Roy Green just had a glorious interview with Calvin Helin, an inspirational Native Leader in British Columbia. To hear it yourself just click here and tune to 34:30.
Helin spoke about self-reliance, not just for First Nations citizens across Canada but for East Germans and Cubans and everyone else for that matter! Though he was not political in any way, his views & experience absolutely refute the entire liberal welfare mindset pushed by assorted political parties throughout the world.
Here, in part, is what I said in an e-mail, which was read on-air:
I loved hearing the logically sound words of your guest! It sounds like he is wholly rejecting the liberal welfare-state mentality that has been so prevalent in our country for so long. May I scream "BRAVO!" from the rooftops?! It's loooooong overdue that we stopped treating all people in Canada as victims, for it does them NO good in the long run!
Why is it so difficult for anyone to understand that if you take away a person's self-reliance that you destroy their incentive - to work hard, to better themselves, to aspire to be the best that they can be. No one is saying that there should be no compassion for the less fortunate, but when such empathy turns into pity then a very unhealthy tipping point is crossed. On a larger scale, such pity is exemplified by the permanent victim status (PVS) given to many through the institutionalized welfare state.
I've long wondered how anyone could possibly support the enabling of such PVS policies. From a cynical point of view, politicians have an incentive to do so because it garners them votes from whomever they can get to adopt this mindset. But is that the only thing at play?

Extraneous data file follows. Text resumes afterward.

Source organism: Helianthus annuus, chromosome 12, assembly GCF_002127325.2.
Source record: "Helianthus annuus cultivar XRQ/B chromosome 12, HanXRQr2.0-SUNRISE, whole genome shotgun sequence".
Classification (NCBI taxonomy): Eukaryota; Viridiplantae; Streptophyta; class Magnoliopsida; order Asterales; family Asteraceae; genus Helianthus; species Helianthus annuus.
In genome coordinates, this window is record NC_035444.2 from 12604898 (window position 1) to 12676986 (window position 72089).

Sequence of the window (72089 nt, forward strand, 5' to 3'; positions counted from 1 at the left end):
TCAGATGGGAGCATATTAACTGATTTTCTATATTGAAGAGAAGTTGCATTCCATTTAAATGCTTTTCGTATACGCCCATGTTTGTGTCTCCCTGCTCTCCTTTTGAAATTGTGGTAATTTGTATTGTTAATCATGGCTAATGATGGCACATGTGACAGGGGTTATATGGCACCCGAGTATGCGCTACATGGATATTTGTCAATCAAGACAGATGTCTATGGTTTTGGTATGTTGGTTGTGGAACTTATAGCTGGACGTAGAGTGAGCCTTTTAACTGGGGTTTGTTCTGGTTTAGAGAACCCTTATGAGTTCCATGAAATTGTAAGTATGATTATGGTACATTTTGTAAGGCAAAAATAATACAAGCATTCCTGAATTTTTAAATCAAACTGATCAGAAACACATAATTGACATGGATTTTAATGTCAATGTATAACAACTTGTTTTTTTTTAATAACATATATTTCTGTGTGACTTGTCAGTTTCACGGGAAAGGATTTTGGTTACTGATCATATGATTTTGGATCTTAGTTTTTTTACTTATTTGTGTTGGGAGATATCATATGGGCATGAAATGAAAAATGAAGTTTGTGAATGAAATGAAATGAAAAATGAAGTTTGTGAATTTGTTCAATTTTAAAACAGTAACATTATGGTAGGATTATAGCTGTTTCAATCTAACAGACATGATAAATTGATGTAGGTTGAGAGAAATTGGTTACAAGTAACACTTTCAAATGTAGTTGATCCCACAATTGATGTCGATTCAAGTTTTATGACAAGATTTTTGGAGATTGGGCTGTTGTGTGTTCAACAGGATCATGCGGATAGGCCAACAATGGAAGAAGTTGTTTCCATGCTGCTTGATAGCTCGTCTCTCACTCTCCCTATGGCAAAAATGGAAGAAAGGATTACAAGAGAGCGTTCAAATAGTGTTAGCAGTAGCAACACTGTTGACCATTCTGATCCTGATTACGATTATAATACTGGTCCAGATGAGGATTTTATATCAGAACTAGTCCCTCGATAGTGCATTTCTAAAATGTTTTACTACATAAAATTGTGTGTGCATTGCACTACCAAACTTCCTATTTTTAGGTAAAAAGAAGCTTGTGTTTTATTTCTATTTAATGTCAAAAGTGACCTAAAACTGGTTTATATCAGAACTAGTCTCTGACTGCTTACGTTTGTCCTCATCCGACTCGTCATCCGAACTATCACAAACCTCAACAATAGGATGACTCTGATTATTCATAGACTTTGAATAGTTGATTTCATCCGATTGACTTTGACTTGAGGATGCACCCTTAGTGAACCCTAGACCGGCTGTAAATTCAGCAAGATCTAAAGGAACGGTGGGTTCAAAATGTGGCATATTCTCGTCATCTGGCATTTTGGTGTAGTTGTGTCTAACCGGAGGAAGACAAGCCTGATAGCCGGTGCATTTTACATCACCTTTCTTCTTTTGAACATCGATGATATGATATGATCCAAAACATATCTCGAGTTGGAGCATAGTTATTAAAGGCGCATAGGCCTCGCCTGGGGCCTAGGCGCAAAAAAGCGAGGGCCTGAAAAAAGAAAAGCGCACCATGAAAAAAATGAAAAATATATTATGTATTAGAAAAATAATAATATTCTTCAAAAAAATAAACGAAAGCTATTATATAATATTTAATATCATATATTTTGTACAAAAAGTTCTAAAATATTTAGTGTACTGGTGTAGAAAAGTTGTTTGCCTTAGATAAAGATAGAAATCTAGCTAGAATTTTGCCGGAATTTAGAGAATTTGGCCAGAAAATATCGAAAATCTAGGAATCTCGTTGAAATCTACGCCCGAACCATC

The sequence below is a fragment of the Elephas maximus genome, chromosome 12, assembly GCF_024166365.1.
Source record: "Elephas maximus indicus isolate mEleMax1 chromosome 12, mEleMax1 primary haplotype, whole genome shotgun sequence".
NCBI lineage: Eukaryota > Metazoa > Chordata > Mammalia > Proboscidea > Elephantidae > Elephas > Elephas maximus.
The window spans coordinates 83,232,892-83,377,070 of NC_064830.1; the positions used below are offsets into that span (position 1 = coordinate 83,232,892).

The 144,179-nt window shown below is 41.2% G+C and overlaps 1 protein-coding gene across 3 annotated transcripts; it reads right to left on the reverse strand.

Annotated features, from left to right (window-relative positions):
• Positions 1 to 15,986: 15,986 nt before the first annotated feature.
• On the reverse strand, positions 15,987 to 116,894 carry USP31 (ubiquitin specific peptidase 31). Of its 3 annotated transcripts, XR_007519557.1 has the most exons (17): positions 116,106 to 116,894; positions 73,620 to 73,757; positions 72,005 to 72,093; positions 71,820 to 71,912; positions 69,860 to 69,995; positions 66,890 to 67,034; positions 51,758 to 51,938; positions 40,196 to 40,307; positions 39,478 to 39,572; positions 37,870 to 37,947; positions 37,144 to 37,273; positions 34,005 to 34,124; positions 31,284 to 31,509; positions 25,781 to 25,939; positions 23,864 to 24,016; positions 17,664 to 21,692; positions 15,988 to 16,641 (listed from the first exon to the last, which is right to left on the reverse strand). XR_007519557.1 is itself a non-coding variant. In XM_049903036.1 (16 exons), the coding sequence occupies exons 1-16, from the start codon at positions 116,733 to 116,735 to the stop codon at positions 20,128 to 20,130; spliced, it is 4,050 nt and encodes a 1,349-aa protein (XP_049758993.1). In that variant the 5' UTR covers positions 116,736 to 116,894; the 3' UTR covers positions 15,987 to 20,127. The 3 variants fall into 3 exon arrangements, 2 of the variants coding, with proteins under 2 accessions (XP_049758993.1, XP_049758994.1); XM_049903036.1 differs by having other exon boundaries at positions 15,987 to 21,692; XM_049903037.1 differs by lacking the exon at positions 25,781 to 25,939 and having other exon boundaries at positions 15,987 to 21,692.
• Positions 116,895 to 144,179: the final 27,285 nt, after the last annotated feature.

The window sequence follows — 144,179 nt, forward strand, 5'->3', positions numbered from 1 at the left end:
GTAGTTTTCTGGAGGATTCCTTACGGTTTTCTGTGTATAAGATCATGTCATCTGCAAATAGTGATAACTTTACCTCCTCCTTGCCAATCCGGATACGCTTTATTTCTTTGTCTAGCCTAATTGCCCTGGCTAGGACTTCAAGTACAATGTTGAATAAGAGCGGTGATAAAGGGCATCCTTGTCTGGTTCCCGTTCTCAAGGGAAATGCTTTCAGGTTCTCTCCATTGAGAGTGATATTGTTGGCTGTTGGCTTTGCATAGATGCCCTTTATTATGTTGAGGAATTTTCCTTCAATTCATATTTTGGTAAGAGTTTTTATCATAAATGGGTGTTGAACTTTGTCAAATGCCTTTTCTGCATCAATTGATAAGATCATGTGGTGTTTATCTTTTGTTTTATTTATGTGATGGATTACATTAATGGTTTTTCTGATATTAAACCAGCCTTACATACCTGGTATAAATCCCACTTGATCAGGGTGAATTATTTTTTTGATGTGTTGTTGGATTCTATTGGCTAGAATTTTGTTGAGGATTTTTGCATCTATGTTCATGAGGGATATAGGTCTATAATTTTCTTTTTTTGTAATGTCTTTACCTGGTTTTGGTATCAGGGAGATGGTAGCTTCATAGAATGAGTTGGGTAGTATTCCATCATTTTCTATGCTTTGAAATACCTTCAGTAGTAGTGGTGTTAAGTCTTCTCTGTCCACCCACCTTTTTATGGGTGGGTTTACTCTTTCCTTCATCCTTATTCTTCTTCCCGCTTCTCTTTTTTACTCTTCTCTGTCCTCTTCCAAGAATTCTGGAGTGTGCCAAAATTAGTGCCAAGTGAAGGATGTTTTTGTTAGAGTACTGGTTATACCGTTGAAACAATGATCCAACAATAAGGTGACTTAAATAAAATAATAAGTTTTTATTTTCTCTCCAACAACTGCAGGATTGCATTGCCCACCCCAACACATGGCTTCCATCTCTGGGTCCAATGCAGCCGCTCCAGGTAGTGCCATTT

Dennis Prager was the first one I ever heard provide a non-cynical explanation of why middle-class and upper-class individuals might very well support maintaining and even growing the welfare state. His thesis can be summed up in one sentence:
Not equality of opportunity but equality of results. The Left's ultimate nirvana is a society where everyone earns the same amount of money, has the same comforts of life, has the same privileges, etc. It matters not how much a person works, how intelligent they are, how creative they are, how personable they are, or what risk they're prepared to take. Everybody deserves the same.
This sounds like a wonderful goal but it fails to take into account one important factor: reality. In the real world, some people choose to work more, others less or not at all. In the real world some people are smarter and more creative, others much less so. In the real world, some people can easily get along with others, whilst others don't get along with anyone. In the real world, some people are willing to make risky investments that may pay off big time or be lost completely, while others have very little tolerance for risk.
So while a society should indeed strive to provide reasonably equivalent opportunities for all of its citizens, when that goal is turned on its head and equal results are guaranteed no matter what, then individual incentive is diminished if not destroyed. In the extreme case, when risk of failure is removed as a possibility, then incentive - for an individual, a company, or a nation - quickly disappears.
Why these simple facts of human nature aren't immediately obvious to everyone, I will never understand. But a day of reckoning will come. It always does. For the State of California, I suspect that this time is not too far away. And for America as a whole, borrowing trillions and removing more & more people from the responsibility of paying income tax, the end result is as certain as the sun will rise in the East tomorrow morning. The only question is whether political parties in either place have the guts to truly follow the wisdom of people like Calvin Helin!